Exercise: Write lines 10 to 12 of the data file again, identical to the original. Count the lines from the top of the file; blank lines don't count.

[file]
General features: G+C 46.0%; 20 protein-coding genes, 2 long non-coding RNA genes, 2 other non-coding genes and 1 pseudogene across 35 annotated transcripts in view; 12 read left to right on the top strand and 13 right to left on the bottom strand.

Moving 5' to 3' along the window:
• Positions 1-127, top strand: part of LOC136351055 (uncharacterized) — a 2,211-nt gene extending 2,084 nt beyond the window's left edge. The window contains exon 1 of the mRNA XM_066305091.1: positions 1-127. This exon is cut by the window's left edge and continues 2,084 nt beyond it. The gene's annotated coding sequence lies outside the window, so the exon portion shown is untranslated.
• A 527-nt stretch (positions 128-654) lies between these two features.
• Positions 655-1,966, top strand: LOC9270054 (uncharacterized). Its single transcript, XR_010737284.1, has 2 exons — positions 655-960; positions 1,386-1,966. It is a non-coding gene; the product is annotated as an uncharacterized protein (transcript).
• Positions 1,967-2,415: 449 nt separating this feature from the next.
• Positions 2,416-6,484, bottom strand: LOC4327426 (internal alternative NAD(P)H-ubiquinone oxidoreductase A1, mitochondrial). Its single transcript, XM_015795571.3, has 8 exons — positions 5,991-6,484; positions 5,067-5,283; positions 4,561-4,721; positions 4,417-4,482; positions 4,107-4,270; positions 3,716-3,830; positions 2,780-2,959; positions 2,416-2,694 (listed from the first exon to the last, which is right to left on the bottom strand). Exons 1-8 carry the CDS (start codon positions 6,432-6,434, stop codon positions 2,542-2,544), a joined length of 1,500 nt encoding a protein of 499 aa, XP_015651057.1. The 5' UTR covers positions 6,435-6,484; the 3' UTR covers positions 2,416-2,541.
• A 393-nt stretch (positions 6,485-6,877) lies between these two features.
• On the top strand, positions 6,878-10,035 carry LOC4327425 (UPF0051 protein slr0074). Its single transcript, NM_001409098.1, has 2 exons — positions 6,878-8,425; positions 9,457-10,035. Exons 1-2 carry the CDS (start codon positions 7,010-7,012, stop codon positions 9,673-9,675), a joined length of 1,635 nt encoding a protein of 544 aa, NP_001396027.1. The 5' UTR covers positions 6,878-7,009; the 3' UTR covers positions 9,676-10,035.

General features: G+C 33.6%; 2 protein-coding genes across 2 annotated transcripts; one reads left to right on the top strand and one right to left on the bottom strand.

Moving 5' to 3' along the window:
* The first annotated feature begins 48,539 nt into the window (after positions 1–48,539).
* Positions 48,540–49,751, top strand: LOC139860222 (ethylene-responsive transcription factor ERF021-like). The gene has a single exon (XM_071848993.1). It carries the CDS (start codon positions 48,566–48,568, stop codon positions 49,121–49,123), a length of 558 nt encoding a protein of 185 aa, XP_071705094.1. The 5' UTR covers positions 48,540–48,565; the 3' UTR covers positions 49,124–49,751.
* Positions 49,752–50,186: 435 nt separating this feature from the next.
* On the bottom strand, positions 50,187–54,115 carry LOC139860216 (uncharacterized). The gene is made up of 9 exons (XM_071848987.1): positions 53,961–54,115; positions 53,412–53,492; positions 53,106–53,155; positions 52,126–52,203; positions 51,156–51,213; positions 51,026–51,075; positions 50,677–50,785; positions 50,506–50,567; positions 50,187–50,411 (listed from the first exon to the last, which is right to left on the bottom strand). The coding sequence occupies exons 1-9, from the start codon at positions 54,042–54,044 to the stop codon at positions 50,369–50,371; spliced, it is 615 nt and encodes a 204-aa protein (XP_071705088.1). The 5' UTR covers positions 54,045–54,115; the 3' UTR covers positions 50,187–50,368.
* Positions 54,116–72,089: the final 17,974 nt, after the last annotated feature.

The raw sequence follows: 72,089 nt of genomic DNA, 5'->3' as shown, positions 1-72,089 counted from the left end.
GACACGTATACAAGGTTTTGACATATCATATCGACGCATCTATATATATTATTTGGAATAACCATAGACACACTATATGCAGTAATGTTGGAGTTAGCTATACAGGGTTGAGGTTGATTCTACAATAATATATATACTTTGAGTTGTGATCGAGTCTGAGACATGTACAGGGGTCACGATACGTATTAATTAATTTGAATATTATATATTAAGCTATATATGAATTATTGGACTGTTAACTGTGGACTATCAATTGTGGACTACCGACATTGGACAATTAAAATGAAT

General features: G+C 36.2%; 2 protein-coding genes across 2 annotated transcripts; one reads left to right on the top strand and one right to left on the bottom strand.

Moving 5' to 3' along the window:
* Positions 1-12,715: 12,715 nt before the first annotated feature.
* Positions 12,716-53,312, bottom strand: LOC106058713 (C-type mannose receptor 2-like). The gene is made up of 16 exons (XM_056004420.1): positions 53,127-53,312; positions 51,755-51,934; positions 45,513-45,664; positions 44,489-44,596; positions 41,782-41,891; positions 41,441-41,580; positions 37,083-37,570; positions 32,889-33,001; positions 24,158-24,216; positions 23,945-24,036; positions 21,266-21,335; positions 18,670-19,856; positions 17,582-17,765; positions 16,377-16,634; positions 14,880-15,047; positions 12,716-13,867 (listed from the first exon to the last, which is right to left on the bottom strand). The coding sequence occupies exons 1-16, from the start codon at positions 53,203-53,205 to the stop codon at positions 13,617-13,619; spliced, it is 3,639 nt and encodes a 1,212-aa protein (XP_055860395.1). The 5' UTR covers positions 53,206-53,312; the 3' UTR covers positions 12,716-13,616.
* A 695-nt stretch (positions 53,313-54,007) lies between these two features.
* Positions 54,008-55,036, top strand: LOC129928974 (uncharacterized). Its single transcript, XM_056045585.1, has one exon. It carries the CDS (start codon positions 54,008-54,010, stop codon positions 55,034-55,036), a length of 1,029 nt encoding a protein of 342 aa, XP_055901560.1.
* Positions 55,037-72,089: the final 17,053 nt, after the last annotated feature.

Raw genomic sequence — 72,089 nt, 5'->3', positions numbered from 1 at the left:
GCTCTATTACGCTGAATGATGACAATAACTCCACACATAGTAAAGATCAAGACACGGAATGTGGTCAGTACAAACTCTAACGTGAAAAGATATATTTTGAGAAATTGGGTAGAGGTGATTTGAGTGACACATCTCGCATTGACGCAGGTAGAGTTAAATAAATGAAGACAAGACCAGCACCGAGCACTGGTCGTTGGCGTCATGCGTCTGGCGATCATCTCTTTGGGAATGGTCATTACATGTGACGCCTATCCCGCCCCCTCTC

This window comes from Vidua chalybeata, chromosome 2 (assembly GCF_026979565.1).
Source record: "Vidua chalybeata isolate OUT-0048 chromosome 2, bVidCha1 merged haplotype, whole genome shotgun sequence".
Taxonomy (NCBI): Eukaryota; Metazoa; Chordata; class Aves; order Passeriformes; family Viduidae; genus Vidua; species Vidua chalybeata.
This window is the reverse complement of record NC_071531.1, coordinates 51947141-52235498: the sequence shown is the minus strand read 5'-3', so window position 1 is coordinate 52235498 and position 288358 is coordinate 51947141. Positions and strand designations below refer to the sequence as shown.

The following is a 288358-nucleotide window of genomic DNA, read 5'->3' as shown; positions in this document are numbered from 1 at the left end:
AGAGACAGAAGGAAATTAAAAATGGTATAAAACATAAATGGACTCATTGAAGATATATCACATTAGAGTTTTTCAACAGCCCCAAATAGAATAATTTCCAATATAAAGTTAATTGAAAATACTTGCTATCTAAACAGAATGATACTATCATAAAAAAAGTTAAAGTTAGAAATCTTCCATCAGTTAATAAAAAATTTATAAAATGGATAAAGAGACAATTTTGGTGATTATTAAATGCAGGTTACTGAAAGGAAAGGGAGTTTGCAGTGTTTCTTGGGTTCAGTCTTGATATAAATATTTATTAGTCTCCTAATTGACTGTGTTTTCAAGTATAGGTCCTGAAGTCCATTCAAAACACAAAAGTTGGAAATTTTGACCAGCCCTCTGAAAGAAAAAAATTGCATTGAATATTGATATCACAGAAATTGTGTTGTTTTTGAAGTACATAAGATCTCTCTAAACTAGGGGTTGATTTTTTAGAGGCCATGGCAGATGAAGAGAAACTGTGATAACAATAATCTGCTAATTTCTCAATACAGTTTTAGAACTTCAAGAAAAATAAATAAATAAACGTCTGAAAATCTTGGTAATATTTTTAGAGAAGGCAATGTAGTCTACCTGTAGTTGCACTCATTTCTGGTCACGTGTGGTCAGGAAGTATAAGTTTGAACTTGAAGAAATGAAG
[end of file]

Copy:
General features: G+C 33.6%; 2 protein-coding genes across 2 annotated transcripts; one reads left to right on the top strand and one right to left on the bottom strand.

Moving 5' to 3' along the window:
* The first annotated feature begins 48,539 nt into the window (after positions 1–48,539).